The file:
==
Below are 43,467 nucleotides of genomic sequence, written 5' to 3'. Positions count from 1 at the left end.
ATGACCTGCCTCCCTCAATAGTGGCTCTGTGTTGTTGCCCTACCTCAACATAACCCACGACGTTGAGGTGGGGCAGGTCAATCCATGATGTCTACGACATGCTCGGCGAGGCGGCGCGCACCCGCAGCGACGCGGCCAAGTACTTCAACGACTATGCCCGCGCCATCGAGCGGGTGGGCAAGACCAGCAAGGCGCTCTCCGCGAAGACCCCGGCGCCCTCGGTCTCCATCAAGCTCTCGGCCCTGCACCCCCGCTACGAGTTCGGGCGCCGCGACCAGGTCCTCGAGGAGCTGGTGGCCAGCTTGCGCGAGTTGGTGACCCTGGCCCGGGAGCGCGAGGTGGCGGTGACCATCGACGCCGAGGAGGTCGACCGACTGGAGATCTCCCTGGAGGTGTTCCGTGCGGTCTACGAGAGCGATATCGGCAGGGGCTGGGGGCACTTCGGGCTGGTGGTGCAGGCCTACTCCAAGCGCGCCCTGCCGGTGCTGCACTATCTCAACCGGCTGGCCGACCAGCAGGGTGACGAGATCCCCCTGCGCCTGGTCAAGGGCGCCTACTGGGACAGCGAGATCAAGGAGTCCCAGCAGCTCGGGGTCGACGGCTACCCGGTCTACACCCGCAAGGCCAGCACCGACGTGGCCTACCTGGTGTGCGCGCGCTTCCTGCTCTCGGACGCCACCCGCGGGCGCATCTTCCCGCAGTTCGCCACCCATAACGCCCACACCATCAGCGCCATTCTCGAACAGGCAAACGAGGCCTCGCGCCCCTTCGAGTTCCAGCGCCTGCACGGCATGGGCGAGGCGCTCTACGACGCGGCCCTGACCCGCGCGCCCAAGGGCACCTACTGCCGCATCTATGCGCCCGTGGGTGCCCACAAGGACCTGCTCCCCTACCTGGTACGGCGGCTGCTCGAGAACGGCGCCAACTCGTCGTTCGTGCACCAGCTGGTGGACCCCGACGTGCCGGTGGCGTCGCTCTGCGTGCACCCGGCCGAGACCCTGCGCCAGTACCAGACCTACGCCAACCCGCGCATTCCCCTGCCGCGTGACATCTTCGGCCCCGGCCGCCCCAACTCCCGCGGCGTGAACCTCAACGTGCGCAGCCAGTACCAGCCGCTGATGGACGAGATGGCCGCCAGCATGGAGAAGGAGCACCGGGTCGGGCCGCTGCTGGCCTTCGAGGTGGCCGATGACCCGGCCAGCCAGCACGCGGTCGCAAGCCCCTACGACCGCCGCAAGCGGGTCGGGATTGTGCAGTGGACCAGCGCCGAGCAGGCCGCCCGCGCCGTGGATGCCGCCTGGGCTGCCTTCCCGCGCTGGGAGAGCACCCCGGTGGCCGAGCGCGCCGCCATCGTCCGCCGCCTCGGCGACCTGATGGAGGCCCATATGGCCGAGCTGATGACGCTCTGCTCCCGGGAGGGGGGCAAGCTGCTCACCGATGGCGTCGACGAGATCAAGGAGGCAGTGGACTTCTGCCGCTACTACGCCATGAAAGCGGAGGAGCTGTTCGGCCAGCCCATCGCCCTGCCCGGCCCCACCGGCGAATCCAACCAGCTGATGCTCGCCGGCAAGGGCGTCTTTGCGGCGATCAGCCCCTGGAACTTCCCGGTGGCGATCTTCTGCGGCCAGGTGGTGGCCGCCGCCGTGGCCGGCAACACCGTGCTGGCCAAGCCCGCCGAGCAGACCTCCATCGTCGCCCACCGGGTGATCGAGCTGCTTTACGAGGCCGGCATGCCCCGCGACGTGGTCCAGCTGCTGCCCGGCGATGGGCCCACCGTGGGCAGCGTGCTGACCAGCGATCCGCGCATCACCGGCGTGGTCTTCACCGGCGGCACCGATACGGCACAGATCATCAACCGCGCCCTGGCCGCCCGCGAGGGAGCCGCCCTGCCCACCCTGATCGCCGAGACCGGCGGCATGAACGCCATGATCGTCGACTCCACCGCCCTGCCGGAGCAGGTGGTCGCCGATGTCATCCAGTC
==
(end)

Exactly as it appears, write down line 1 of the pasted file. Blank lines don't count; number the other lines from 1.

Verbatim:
Below are 43,467 nucleotides of genomic sequence, written 5' to 3'. Positions count from 1 at the left end.